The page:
New York Post. Jan 11, 2014.
“I can’t predict the future,” said the Nashville rocker Webb Wilder, “but I can take a hint.” There are lots of hints that education is about to change.
Our current models are as dusty and broken. They’re too expensive, they’re too rigid, they don’t meet the needs of the students and they waste massive amounts of time.
We created an assembly-line system meant to churn out assembly-line workers, writes law professor Glenn Reynolds in his book “The New School: How the Information Age Will Save American Education from Itself” (Encounter Books). The bell rings, you move to where the schedule puts you, the bell rings again, you do as you’re told. Everyone gets processed in the same way, and at the end of the line you emerge with a certificate of quality.
“How many 19th century business models do you see flourishing, here in the 21st?” asks Reynolds.
Education must now do more than create factory workers, yet it remains one of the few areas of life almost untouched by technology (apart from dopey ideas to give iPads to kids). Why can’t school be as individually tailored to your needs as your computer’s desktop? And why, in an age in which more and more luxuries become affordable, does schooling keep getting more expensive (outpacing even the growth of health-care spending) even as test scores remain roughly flat?
New solutions are already here. Reynolds points out that his teen daughter calculated that, of every eight hours spent in school, only about 2¹/₂ was actually spent learning, with the rest being wasted on DARE lectures and other nonacademic activities. She enrolled in an online high school, graduated at 16 and was accepted at a selective university. Meanwhile, the flexibility of her schedule allowed her to hold down a good job — researching and writing for programs shown on the Biography Channel and A&E.
Spending less time with fellow teens and more with adults is likely to be an instructive process. We think of teenagers as products of biology — they act that way because of their raging hormones — but really they’re a social construct. Teens spend bored years sheltered from reality (in California, you can’t even get a paper route until you’re 18) and herded together with others the same age. Popularity with peers may depend on engaging in risky behaviors like drug-taking and early sex.
A hundred years ago, we didn’t have “teenagers” — we had young adults and apprentices who were expected to produce, not just consume, and contributed a third of family income. Young people mostly were surrounded by adults and learned adult values and habits like punctuality and responsibility.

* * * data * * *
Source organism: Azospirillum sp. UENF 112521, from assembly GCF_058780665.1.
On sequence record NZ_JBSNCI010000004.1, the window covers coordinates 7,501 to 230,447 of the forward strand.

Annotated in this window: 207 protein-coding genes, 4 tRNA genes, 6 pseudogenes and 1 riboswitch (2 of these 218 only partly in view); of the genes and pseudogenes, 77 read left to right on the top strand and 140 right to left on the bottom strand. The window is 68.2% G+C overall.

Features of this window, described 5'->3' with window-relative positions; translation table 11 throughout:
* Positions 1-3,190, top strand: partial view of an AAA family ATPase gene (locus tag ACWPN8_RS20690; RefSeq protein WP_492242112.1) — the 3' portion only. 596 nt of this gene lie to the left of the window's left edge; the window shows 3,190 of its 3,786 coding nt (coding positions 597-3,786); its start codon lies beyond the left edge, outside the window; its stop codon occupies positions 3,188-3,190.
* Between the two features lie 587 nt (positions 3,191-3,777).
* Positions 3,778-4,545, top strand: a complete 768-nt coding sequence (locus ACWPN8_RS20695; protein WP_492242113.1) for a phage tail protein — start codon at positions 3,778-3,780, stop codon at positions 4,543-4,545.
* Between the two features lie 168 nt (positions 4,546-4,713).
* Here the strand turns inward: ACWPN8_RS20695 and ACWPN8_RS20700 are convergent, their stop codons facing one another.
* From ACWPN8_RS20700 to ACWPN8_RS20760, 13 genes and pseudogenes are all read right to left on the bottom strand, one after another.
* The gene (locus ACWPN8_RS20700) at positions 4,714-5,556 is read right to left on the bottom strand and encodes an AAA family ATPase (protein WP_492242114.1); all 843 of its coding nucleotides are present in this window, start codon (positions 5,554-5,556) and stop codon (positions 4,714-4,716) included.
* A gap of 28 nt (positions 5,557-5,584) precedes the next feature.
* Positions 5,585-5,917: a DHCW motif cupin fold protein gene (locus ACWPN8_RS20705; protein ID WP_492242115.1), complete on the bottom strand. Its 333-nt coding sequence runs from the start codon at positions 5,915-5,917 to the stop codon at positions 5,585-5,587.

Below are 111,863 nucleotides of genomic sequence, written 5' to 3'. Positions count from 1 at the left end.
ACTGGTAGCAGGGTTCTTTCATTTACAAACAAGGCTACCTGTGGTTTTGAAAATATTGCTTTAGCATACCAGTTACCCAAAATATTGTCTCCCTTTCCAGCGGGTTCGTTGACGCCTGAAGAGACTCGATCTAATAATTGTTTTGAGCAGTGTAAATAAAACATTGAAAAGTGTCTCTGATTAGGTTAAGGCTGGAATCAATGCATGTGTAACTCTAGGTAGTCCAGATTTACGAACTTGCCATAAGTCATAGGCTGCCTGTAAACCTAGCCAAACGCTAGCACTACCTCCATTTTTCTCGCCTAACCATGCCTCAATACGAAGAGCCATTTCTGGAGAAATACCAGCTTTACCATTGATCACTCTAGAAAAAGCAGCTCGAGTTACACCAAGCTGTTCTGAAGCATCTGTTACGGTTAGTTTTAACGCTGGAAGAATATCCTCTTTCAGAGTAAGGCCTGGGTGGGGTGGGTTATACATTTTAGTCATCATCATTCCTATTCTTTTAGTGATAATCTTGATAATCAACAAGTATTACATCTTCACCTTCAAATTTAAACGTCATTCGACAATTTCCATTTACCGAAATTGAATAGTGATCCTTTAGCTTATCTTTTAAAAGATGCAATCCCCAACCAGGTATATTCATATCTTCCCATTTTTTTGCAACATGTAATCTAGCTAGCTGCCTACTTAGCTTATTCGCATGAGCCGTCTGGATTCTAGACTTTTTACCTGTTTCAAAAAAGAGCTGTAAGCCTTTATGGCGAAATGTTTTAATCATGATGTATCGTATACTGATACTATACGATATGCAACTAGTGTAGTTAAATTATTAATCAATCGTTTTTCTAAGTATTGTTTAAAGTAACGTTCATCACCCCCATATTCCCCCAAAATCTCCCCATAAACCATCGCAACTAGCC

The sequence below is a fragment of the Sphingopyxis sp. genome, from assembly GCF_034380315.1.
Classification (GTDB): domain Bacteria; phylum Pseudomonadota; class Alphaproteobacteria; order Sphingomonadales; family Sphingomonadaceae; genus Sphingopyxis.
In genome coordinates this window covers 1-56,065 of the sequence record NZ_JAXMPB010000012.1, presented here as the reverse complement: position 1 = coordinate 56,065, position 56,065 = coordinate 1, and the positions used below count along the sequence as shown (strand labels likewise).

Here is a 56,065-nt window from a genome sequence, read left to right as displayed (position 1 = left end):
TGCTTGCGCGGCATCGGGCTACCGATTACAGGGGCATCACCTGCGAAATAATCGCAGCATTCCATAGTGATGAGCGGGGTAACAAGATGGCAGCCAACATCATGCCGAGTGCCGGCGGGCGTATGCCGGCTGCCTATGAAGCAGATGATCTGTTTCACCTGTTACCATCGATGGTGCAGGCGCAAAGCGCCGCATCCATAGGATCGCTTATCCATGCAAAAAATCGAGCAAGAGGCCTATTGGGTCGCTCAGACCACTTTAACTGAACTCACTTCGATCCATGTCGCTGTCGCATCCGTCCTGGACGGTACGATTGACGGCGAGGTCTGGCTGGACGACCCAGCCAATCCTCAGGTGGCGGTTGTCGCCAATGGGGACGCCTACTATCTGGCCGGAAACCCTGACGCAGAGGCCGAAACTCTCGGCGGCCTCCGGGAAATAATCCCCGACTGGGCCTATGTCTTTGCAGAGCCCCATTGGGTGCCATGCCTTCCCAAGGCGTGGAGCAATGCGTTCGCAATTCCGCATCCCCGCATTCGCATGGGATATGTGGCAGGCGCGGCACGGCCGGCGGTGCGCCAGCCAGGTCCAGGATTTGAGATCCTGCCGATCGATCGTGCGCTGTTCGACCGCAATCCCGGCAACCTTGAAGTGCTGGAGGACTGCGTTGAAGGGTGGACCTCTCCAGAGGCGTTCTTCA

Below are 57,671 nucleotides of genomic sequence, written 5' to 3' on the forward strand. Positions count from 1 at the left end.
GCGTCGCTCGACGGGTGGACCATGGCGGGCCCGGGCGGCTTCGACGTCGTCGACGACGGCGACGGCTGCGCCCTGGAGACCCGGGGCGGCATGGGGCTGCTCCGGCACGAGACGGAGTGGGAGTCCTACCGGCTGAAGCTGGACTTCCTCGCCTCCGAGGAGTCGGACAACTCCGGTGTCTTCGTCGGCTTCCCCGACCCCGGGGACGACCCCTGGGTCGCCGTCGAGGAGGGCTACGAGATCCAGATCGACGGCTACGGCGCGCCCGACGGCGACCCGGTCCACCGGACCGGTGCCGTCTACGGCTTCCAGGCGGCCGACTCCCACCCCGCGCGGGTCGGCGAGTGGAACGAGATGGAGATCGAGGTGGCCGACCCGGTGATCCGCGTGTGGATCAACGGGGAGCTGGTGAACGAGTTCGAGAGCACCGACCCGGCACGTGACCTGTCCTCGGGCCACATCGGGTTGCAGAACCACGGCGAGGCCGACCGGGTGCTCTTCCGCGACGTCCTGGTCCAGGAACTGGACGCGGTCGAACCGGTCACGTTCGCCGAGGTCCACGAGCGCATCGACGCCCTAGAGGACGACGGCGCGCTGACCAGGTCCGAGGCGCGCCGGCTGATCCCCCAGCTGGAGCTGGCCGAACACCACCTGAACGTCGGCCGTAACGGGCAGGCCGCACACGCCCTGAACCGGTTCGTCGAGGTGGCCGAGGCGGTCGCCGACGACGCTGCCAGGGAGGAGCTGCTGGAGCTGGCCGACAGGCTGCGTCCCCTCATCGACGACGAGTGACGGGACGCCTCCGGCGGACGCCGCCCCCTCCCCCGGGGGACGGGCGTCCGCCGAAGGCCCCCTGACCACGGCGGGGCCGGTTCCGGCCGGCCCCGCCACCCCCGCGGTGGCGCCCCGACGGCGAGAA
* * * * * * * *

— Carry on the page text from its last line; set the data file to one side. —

Would self-paced online learning work for everyone? No, but for students who are bored by lectures Reynolds suggests a “flipped classroom.” Students at the online-based Khan Academy do their “homework” in class, under close supervision of a teacher, and listen to lectures at home online. The idea, says Reynolds, is “to take advantage of mass delivery where it works best and to allow individualized attention where it helps most.”
Other online schools, such as Kaplan and Strayer universities, are using student feedback to compile data on how changing content and presentation can improve student retention.
The President Obamas of the world tell us that college is the key to success, but that’s nonsense. Half of college graduates are working at jobs that don’t require a degree. They’re worse off than if they hadn’t gone to college: They lost four years of wages, experience and promotions and probably racked up a lot of student debt.
College can be counterproductive. A multi-year study of female college students found that bright women from lower economic classes tended to be made downwardly mobile by the college experience, emerging with low GPAs, heavy debt and little chance of landing a white-collar job after getting lost on what sociologists Elizabeth Armstrong and Laura Hamilton dubbed “the party pathway.” A study in the book “Academically Adrift” found that 36% of college students learned essentially nothing in four years on campus.
You could steer students off the party pathway and save them money, too. That might create more and better graduates who don’t get caught up in the social swirl and hold down real jobs while learning at their own pace.
Georgia Tech now offers an accredited online master’s degree for $7,000, one-sixth what tuition alone would cost at the physical campus. A study at San Jose State found that students who worked online passed at a higher rate (91%) compared to classroom-only students (60%).
There are huge, powerful and complacent forces resisting change in education at all levels, which is why the process is slow. But it is beginning and there are too many agitators to be ignored. We won’t take orders to sit down, shut up and turn to page 37 much longer.